Lena Harder is 83, and fled Siberia when she was 1 year old. She worked in the Witmarsum hospital for years, and now runs the museum that is housed in the same building. I asked her what she thought would become of Mennonite culture in her area. “Few kids these days can still speak Low German, they all speak Portuguese. But it will continue to exist here for a few more generations, I’m sure of that. It’s just part of life, we live in Brazil and we have to change and adapt to the culture around us,” she said.
I’m in Ohio, on my way to NYC. Time to backtrack and tell you how it all began.
I set off on Monday…but I only rode as far as a muddy riverbank outside of Niverville. Where the Red and Rat rivers meet is where, in 1874, my Great-Great-Grandfather and his 9-year old son arrived by riverboat from S. Russia along with about 35 other families. That’s where I stopped for my first night, and was joined by about 20-25 friends and family, including an impressive showing of my uncles and aunts. We built a fire and Menno Kroeker retold the story of that first landing. My aunties gave me schnetjie and honey, jereischte tveiback and a guardian angel. Then everyone left, the fire died, and I crawled into my tent for the night.
In the morning I was off. I skipped across the Canada/US border, making jokes that the guards didn’t find funny in the least. Then I zig zagged my way south, sticking mostly to secondary roads, where I speeded and enjoyed the curves. I camped my first night just outside of Minneapolis, having made more than 700km for the day.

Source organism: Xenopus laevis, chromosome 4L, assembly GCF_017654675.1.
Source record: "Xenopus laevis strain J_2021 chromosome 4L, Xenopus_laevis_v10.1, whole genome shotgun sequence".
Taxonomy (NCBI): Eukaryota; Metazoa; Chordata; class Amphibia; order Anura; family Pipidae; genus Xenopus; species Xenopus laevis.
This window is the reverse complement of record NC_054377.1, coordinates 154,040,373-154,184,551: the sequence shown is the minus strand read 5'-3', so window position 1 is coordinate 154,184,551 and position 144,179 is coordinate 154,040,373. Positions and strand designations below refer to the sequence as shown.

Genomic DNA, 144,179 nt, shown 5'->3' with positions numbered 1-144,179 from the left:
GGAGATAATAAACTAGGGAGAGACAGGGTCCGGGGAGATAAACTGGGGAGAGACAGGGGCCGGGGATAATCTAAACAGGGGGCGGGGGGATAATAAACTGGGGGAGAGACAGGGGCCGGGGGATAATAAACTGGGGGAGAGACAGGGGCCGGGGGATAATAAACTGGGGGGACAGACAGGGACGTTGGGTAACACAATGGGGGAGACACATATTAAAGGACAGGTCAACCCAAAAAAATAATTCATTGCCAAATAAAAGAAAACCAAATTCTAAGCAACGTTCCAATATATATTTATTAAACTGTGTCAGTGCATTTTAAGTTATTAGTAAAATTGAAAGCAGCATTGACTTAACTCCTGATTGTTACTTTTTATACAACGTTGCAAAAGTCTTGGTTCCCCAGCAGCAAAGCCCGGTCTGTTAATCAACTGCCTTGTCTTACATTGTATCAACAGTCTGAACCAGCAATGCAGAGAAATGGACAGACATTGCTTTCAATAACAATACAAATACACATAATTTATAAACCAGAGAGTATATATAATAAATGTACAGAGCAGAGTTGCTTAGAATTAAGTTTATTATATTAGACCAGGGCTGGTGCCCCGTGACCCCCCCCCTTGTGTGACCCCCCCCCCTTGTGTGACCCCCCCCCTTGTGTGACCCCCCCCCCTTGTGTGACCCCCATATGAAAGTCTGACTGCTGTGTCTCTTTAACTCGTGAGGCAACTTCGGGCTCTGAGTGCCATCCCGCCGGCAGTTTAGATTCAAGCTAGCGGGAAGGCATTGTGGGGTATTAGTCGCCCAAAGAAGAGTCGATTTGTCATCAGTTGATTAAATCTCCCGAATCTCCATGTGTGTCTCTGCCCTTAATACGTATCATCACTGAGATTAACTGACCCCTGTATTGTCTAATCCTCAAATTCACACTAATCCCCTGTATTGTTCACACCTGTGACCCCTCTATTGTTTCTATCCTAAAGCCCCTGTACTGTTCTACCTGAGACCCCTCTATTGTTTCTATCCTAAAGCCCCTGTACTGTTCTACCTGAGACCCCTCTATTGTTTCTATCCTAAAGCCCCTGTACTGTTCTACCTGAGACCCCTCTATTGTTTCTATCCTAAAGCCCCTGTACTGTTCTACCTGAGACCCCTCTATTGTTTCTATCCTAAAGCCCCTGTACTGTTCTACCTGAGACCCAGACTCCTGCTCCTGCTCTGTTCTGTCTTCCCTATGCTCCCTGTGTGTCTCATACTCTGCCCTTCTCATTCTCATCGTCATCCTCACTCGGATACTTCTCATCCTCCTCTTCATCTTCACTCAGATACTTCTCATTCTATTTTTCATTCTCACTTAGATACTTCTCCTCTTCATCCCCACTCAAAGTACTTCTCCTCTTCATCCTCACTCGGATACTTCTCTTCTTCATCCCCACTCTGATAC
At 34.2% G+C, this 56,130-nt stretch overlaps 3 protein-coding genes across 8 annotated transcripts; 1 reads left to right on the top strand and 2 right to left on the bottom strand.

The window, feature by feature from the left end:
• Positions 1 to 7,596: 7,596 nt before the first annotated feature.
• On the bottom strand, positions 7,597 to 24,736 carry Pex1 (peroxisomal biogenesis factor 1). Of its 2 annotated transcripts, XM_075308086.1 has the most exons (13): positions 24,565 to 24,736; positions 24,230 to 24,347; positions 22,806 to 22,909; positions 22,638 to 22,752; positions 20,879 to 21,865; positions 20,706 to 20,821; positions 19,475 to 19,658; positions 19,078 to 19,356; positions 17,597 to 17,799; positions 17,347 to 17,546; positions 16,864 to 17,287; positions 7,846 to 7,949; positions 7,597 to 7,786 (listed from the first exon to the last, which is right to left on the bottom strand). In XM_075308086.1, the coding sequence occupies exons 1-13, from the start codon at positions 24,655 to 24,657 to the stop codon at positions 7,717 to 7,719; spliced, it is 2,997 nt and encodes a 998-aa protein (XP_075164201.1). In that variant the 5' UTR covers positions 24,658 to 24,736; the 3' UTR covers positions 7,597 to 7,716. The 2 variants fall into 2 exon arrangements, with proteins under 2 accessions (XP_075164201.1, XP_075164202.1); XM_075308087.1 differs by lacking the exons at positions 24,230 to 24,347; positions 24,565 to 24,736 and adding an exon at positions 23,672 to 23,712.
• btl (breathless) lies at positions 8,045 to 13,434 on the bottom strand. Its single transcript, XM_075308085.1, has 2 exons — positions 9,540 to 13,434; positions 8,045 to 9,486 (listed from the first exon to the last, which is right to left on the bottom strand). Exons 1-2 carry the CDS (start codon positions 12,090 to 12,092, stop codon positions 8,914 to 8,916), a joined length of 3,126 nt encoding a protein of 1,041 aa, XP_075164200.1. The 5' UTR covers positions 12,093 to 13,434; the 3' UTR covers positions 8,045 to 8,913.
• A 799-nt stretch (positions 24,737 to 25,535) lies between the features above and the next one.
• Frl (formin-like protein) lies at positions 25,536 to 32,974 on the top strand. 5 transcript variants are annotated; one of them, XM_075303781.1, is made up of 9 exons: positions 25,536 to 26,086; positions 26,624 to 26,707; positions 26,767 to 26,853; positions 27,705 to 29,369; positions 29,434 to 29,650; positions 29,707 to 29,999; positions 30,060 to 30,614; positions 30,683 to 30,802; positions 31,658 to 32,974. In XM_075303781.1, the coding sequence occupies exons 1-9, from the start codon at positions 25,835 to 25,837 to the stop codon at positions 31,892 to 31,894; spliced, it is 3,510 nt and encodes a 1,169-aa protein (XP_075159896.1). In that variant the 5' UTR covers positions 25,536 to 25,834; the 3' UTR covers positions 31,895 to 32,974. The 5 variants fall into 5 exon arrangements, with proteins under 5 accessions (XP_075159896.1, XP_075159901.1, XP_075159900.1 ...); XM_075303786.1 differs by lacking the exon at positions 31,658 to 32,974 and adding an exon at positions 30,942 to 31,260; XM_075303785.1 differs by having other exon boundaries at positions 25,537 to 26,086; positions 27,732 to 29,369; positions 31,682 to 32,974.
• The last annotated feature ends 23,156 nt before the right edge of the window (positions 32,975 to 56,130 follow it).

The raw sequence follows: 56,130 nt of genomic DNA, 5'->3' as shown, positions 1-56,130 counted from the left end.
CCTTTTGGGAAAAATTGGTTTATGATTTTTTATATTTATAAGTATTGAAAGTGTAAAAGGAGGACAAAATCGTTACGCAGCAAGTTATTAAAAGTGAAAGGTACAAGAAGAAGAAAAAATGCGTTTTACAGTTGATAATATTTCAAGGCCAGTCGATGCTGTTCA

I set off again, taking the very scenic 35 down the west side of Wisconsin before cutting east to Chicago. I’d made 800km by the time I arrived in Wilmette. There I found my old friend Chris Hipschen, his wife LIza and children Harry and Jennifer. I hadn’t seen Chris in 12 years. He looked just like he did when he lived on my couch in Chicago, and we had a lot to catch up on. A warm bed, good meal, a few beers and many stories later I set off once again.
Day 3 wasn’t too great. It took me hours to get out of Chicago heading southeast, and then when I did get out I made the mistake of hitting a freeway to make up for lost time. I hate freeways, their traffic, their horrible human encampments at the exits. It is impossible to get food that is not deep-fried at any of these stops, and that is a fact. Too many big 4×4 family wagons careening along with one person inside, sucking away on a super big drink (only 29c to upgrade to XXXXXXXXXX-large!). For some reason the bike feels very uncomfortable on a big highway, although I go no faster than I do on a small road. She also does not like it, I guess. I got rained on, several times, and was miserable and my jaw ached from grimacing.
Finally, in early afternoon, I snapped out of it and found the 613 cutting across western Ohio. Much better. I’m still doing 110-120km/hr, but now the bike feels steady and safe, and I get to down shift and roar around curves, slow down and see all those pretty little American country towns. Sturdy red brick buildings, green lawns and so many American flags I sometimes wonder if they grow wild around these parts. The towns are really very nice. Late in the afternoon I rolled into yet another one of those towns and found a man washing his firetruck outside the firehouse, women and children hanging around outside in the sun. Oh, where have the 1950s gone? The fireman directed me to a hotel, and that’s how I ended up in Findlay, Ohio for the night, holed up in a dodgy motel where the front desk guy, an affable Indian, told me he’d never seen a Canadian motorbike before. Yea right, I bet he says that to all of them.